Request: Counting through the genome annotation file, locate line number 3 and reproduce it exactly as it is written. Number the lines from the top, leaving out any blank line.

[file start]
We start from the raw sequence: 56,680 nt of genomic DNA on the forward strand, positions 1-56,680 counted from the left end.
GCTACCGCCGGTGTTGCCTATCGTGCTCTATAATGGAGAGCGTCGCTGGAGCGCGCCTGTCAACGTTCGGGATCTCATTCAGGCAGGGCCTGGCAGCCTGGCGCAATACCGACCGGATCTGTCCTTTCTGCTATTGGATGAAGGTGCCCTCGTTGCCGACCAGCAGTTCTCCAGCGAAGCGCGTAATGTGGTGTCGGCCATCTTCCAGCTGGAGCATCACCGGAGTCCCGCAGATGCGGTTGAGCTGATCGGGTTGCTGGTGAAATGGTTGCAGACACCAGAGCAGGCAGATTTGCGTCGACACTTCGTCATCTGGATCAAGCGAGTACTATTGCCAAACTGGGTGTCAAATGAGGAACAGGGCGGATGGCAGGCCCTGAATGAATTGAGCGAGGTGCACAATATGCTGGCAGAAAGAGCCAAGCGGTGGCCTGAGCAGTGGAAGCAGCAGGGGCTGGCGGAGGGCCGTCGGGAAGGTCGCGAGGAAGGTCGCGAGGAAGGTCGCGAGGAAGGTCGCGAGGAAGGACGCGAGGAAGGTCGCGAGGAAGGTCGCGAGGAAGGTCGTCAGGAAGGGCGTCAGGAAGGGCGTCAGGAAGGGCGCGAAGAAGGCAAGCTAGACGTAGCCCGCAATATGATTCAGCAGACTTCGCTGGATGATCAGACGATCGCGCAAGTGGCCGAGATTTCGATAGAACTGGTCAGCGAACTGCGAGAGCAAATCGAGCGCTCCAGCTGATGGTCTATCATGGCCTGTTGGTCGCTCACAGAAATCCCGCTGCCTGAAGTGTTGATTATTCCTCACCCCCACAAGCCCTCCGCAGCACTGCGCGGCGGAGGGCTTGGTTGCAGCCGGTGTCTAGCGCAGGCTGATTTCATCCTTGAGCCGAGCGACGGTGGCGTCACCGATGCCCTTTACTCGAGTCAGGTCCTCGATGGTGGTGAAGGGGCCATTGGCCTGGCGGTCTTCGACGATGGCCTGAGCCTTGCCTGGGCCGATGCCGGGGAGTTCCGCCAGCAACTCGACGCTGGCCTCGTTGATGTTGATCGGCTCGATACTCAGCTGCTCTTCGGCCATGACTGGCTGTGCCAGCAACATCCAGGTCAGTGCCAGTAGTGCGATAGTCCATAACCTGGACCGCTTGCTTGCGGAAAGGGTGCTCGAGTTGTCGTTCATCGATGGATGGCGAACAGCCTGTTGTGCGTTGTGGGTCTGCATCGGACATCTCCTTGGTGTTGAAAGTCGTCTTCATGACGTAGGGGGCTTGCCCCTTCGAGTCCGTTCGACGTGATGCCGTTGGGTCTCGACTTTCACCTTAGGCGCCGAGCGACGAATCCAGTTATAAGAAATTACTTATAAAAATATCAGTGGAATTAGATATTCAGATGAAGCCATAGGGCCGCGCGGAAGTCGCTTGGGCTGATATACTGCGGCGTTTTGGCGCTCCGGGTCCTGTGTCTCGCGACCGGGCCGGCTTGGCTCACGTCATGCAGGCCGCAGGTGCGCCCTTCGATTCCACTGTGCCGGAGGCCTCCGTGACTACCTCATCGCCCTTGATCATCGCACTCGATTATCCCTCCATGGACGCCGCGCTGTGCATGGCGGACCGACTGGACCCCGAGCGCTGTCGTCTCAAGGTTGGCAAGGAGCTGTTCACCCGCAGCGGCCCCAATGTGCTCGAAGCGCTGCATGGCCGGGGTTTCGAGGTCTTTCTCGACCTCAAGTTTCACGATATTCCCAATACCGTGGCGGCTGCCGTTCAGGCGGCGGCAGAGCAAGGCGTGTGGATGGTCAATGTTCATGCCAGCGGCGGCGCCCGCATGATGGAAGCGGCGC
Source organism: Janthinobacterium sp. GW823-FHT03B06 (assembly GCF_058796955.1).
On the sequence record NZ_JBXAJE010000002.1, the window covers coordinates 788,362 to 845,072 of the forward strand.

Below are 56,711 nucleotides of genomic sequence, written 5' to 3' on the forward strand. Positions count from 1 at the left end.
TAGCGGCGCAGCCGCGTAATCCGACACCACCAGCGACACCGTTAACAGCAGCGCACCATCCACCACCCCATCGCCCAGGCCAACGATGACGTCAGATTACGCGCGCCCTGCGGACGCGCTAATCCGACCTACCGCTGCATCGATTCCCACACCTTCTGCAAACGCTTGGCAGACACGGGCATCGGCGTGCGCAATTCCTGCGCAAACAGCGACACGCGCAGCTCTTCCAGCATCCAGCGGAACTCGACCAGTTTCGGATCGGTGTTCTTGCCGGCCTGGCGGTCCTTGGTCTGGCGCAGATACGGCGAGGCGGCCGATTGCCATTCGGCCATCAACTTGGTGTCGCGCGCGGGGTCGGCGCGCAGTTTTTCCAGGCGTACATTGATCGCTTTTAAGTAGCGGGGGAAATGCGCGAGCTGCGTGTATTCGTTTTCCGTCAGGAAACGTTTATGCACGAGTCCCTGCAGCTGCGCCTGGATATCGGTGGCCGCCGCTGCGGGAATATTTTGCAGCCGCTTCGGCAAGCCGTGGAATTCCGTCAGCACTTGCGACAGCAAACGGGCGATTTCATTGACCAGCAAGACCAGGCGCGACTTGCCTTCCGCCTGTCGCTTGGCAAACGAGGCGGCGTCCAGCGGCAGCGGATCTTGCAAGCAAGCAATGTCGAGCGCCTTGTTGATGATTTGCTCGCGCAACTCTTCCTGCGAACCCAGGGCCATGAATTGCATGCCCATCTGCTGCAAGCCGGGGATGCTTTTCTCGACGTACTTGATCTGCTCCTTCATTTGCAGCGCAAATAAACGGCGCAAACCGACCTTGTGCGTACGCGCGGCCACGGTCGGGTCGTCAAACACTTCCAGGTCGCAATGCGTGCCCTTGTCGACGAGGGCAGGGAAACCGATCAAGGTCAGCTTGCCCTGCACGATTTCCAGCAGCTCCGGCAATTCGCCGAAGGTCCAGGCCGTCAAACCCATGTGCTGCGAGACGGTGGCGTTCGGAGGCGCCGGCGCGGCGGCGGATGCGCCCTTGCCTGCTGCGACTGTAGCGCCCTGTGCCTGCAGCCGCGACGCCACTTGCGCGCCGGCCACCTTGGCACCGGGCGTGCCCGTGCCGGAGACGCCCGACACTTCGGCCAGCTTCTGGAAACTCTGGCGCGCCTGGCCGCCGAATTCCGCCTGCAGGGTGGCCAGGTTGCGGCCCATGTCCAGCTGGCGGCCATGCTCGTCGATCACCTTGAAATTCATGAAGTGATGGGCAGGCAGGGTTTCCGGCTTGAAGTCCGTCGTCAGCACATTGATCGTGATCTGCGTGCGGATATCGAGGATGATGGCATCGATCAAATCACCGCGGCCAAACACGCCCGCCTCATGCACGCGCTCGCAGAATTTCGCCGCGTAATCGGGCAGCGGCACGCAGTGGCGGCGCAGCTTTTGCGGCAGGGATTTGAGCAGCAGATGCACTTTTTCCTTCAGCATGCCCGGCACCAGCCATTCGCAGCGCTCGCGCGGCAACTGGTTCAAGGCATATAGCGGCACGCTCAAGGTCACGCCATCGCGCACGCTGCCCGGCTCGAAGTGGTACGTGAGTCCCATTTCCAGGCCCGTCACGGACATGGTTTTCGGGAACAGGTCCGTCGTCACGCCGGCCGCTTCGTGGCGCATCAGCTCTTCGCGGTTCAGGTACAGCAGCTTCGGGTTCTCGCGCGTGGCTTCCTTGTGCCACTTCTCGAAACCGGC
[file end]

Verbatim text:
Source organism: Janthinobacterium sp. GW823-FHT03B06 (assembly GCF_058796955.1).